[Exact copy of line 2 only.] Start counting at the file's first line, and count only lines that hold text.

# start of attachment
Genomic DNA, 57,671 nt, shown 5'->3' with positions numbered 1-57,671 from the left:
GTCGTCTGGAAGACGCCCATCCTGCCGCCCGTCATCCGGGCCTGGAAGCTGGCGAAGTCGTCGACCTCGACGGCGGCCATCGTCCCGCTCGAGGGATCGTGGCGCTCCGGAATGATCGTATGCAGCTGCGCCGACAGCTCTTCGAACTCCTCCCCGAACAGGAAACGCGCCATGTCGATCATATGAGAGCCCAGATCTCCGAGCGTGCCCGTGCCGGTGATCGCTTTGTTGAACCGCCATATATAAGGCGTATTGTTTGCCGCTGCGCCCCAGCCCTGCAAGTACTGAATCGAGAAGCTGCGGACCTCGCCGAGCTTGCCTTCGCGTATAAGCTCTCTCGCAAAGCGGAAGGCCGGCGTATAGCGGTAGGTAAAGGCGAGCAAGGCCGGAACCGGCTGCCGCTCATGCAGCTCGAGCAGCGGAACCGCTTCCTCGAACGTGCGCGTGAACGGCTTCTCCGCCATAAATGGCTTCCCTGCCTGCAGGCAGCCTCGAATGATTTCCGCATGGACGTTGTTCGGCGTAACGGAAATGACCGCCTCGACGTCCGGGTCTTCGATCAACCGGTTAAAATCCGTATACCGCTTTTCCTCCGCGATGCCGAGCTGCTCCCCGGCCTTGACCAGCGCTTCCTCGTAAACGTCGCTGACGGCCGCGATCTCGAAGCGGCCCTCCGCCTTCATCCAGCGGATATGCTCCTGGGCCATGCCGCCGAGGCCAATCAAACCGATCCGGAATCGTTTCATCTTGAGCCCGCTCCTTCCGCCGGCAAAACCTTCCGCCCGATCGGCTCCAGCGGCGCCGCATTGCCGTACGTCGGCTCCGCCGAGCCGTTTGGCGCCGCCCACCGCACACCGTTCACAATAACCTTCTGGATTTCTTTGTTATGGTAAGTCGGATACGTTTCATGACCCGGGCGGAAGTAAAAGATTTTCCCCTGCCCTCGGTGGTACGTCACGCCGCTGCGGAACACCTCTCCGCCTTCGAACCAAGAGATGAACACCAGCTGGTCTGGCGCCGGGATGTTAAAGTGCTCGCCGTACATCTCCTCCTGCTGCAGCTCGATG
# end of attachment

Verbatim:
GTCGTCTGGAAGACGCCCATCCTGCCGCCCGTCATCCGGGCCTGGAAGCTGGCGAAGTCGTCGACCTCGACGGCGGCCATCGTCCCGCTCGAGGGATCGTGGCGCTCCGGAATGATCGTATGCAGCTGCGCCGACAGCTCTTCGAACTCCTCCCCGAACAGGAAACGCGCCATGTCGATCATATGAGAGCCCAGATCTCCGAGCGTGCCCGTGCCGGTGATCGCTTTGTTGAACCGCCATATATAAGGCGTATTGTTTGCCGCTGCGCCCCAGCCCTGCAAGTACTGAATCGAGAAGCTGCGGACCTCGCCGAGCTTGCCTTCGCGTATAAGCTCTCTCGCAAAGCGGAAGGCCGGCGTATAGCGGTAGGTAAAGGCGAGCAAGGCCGGAACCGGCTGCCGCTCATGCAGCTCGAGCAGCGGAACCGCTTCCTCGAACGTGCGCGTGAACGGCTTCTCCGCCATAAATGGCTTCCCTGCCTGCAGGCAGCCTCGAATGATTTCCGCATGGACGTTGTTCGGCGTAACGGAAATGACCGCCTCGACGTCCGGGTCTTCGATCAACCGGTTAAAATCCGTATACCGCTTTTCCTCCGCGATGCCGAGCTGCTCCCCGGCCTTGACCAGCGCTTCCTCGTAAACGTCGCTGACGGCCGCGATCTCGAAGCGGCCCTCCGCCTTCATCCAGCGGATATGCTCCTGGGCCATGCCGCCGAGGCCAATCAAACCGATCCGGAATCGTTTCATCTTGAGCCCGCTCCTTCCGCCGGCAAAACCTTCCGCCCGATCGGCTCCAGCGGCGCCGCATTGCCGTACGTCGGCTCCGCCGAGCCGTTTGGCGCCGCCCACCGCACACCGTTCACAATAACCTTCTGGATTTCTTTGTTATGGTAAGTCGGATACGTTTCATGACCCGGGCGGAAGTAAAAGATTTTCCCCTGCCCTCGGTGGTACGTCACGCCGCTGCGGAACACCTCTCCGCCTTCGAACCAAGAGATGAACACCAGCTGGTCTGGCGCCGGGATGTTAAAGTGCTCGCCGTACATCTCCTCCTGCTGCAGCTCGATG